Monday, December 3, 2018
At the University of Kentucky, we know that working in partnership—across disciplines, across institutions, and with partners in our city and in the industry—is the best way to achieve meaningful success.
We’ve seen that through our innovative dining partnership with Aramark, which continues to bolster the local farm and food economy in Central Kentucky and across the Commonwealth.
The most recent example, chronicled in this story in the Lexington Herald-Leader, features two new programs through which we are purchasing more locally sourced vegetables and greens, as well as more pasture-raised meat from area farms.
Those farm-to-table programs are the Local Salad Bar Initiative and the Marksbury Farm Whole Animal Program—initiatives which are expected to provide a stable and predictable market for Kentucky producers. In addition, locally owned and operated businesses are helping to facilitate the logistics and delivery associated with these two programs, expanding on the local economic impact.
- Six partner farms for the Local Salad Bar Initiative are all are located within 80 miles of our campus. Additionally, the products are transported to campus by the Bluegrass Food Connection, a consortium of local farmers. This will result in nearly 24,000 lbs. of produce purchased by UK Dining from these farms.
- The Marksbury Farm Whole Animal Program will source Kentucky raised beef and pork for use in both residential dining venues—The 90 and Champions Kitchen. We plan to purchase three cattle and five hogs each week from Marksbury Farm, a food hub and USDA inspected processing plant located in Lancaster, Kentucky. UK Dining will purchase approximately 37,000 lbs. of beef and 20,000 lbs. of pork.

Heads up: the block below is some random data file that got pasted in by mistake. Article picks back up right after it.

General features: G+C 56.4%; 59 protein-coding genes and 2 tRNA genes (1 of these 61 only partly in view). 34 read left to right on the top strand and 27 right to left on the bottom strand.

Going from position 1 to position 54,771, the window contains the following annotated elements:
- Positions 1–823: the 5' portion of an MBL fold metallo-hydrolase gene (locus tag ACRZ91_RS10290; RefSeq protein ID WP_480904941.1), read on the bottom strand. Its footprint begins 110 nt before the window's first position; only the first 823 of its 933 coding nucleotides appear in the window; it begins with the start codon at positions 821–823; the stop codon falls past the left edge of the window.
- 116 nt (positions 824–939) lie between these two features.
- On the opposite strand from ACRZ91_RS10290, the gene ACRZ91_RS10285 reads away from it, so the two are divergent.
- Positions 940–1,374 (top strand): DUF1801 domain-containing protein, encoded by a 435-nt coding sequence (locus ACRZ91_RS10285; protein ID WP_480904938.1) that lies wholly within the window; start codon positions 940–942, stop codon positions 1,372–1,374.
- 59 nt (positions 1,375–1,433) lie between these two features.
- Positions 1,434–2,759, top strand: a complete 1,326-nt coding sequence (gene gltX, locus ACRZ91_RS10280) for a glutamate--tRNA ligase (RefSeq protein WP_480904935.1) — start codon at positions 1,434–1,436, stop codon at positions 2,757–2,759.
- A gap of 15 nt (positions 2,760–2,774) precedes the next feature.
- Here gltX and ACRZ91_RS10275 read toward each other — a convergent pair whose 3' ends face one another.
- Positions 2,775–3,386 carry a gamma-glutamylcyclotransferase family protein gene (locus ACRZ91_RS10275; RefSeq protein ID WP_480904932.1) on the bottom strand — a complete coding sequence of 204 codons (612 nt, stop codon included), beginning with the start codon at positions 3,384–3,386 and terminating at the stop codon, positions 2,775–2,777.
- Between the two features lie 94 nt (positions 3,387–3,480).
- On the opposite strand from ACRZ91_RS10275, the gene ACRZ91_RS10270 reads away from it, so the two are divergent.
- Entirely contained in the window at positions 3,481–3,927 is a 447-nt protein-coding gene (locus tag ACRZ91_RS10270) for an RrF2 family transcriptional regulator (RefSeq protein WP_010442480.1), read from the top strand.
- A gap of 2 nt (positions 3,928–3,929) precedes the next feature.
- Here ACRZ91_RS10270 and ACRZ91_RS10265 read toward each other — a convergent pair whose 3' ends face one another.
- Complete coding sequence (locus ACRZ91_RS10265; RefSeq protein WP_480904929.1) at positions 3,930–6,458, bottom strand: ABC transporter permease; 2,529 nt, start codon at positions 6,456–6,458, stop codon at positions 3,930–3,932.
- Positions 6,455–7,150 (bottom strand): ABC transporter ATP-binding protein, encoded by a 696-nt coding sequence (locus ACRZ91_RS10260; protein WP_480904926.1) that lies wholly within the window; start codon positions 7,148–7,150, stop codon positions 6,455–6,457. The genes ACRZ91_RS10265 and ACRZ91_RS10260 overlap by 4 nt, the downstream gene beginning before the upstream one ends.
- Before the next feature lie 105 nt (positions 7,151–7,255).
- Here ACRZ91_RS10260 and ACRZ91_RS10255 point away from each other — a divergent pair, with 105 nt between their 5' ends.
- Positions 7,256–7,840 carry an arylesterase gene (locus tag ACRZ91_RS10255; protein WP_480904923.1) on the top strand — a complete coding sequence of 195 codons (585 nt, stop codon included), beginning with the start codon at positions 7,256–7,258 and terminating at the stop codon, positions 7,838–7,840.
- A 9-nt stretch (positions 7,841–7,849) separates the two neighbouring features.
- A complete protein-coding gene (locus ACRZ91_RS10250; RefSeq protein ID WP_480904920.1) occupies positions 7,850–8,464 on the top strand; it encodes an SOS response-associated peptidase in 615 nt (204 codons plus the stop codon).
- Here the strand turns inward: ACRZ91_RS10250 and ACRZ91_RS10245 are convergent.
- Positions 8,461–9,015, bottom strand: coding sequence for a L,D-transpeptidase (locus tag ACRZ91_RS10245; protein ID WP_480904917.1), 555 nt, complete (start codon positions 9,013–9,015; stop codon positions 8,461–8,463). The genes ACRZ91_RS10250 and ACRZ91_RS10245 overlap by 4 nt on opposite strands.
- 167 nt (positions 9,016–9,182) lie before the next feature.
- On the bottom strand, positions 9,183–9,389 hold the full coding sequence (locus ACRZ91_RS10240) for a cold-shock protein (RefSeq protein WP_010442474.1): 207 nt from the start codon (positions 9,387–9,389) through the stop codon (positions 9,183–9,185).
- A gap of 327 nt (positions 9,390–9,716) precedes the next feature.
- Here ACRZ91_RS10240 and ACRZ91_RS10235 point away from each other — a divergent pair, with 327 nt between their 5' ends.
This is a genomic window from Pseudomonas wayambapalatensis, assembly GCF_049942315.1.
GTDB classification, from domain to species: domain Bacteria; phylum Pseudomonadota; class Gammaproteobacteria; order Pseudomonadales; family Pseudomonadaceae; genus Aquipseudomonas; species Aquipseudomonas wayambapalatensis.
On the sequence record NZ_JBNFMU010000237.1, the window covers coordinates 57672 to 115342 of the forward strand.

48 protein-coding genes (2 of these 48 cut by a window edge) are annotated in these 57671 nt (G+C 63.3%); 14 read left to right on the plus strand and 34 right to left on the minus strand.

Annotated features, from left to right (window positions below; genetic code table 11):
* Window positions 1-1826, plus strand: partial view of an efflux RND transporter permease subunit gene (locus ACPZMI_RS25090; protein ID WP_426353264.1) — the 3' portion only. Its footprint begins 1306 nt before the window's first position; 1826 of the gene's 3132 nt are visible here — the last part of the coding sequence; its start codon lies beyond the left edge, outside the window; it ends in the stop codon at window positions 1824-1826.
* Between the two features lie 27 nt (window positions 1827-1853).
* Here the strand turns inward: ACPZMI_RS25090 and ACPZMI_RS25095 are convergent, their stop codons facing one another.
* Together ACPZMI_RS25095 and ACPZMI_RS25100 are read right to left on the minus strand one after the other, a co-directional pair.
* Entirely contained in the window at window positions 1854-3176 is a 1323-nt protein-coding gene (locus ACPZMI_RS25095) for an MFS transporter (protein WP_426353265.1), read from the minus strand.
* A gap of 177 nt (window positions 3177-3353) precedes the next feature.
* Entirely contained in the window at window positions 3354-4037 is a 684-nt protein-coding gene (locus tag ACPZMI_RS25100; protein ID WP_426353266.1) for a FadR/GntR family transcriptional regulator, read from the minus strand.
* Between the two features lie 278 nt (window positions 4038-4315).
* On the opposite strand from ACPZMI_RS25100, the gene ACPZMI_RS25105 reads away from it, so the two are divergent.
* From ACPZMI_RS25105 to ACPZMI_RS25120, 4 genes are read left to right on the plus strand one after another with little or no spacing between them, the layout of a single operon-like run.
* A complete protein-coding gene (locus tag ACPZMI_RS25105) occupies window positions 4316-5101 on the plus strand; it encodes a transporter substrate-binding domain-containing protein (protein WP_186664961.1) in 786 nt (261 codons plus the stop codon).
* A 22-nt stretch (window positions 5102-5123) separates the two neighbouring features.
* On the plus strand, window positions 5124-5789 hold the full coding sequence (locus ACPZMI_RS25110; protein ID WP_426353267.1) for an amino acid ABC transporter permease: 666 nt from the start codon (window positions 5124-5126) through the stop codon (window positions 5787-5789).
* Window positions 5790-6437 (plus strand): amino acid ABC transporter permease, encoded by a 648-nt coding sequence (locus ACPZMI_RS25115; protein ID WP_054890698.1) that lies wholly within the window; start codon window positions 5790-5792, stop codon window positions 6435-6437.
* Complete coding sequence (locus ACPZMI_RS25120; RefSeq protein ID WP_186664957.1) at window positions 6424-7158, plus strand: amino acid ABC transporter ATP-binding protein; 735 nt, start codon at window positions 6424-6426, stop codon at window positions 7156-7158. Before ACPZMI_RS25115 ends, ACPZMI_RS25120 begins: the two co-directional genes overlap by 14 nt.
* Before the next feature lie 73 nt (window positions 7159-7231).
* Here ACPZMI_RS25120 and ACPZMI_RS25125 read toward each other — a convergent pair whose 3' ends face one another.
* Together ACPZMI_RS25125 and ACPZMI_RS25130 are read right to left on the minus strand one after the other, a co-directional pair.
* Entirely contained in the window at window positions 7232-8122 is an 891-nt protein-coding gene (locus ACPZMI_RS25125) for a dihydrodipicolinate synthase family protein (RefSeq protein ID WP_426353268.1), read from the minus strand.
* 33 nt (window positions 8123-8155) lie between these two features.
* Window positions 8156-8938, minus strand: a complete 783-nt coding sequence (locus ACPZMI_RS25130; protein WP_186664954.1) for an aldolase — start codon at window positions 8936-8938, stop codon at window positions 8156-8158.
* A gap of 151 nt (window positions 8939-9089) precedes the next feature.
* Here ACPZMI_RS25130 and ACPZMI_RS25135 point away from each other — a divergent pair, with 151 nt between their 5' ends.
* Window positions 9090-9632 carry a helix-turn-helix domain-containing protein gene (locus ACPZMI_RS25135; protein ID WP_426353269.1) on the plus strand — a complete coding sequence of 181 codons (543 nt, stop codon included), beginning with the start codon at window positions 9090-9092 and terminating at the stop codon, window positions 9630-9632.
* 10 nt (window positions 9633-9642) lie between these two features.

Both of these innovative programs are significant in that UK Dining is making consistent volume commitments to farmers for the duration of the academic year.
We view this commitment as a manifestation of our land grant mission.
Because of that mission, we are serious about playing a leading role in growing a sustainable and resilient agro-food economy for the state. And we do that by leveraging the university as a committed buyer of locally sourced products to develop and expand wholesale value chains for Kentucky-produced foods.
That’s the intention and the spirit behind these new programs. It’s the foundation of our relationship with local producers and locally owned businesses.
It’s another way we serve our role as the University for Kentucky.
Eric N. Monday